I’ve been thinking about what Bowie meant. My conclusion for today is that he embodied the pow-pow-power of pretension as a transforming, liberating force.
Embracing pretension helped Bowie escape the mundanities of suburbia. Doing so, he allied himself with flamboyant symbols of apolitical resistance to straight life like the Dandy, Flaneur or Whitman’s loafer. All of whom used their appearance to make the point that they weren’t worker drones.
Pretension and Bowie’s children
Bowie’s cheerful pretension offered an example for British kids who might otherwise have been eaten by suburbia, drab council estates or muddy fields to escape their fate. A whole army of trainee aliens had a new cool blueprint to follow. We were not alone.
So it’s always struck me as ironic that punk, so heavily influenced by Bowie, triggered an obsession with being authentic (in this case, working class) and, by implication, ordinary. For me, as a weird kid growing up in deepest Suffolk, the mysterious other became Brutalist council estates.
(Apologies to my many American readers who find the Brit obsession with class both baffling and irritating.)
Peacock pretension went out the window and in came a kind of horrible ordinariness, in the form of Paul Weller, Sham 69 and then the 2-Tone lot.
(I was at university around the time of 2-Tone. Looking back, it’s hilarious and cringe-making to remember how we prised off our aitches and flung them to the floor before stamping on them with our new, squeaky DMs. I had a friend from Greenwich who spoke pure Sarf London back then. Five or so years ago I saw her on TV, doing a report on a football match somewhere in the drizzly Midlands. Her voice was pure BBC, as of course mine is now.)
The curse of ordinariness
Ordinariness, especially since Britpop, has pretty much defined music and fashion in the UK for the past thirty years. (I'm not sure why but it's American popstars from Marilyn Manson to Gaga who've really gone for the weirder than thou ticket.) Authenticity manifests itself in the ‘craft’ of Coldplay and the horrific adherence to traditional ‘rock’ values of Oasis. Or, it’s about co-opting hip-hoppy blackness, whether of the West Indian or gangsta variety.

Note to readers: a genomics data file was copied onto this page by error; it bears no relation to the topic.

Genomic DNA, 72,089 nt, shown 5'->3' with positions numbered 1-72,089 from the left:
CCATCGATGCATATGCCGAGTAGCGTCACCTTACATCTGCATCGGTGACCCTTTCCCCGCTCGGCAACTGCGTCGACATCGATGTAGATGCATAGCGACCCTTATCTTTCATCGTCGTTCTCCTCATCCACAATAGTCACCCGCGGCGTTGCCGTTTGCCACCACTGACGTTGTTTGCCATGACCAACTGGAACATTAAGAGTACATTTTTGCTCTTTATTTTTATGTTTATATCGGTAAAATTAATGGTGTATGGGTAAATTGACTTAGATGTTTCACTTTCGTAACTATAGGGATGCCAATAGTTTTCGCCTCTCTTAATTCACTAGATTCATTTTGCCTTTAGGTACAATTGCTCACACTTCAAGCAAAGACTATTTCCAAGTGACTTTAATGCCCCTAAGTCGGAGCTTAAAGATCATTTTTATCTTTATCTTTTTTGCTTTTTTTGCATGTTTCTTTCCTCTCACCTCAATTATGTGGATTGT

Whither the peacocks of yore? (Actually, ‘The Peacocks of Yore’ would make a geat late period Bolan album title.) And why does it matter?
Because along with pretension comes liberation through jawdroppingly great ideas. Bowie turned me onto Burroughs. He helped blow my teenage mind.
Resistance through pretension
In 1977, a terrible second-wave punk band by the name of Chelsea released a preposterous single called ‘Right to Work’. Reviewing the single for the NME, Julie Burchill said a song called ‘Right Not to Work’ would be more to the point.
Today, we’ve been brainwashed into thinking that only the very wealthy can be Dandies, Flâneurs or Loafers. For the rest of us, being busy busy busy is the new rock and roll. And we should be grateful for what we’re given.
At his finest, Bowie was about stealing what you want – in his case, Little Richard’s flash, Iggy’s bloody-nosed daring, Genet’s pungent subversion, big girl’s blouses – and making it your own.
Of course it was pretentious. Thank Cthulhu for that!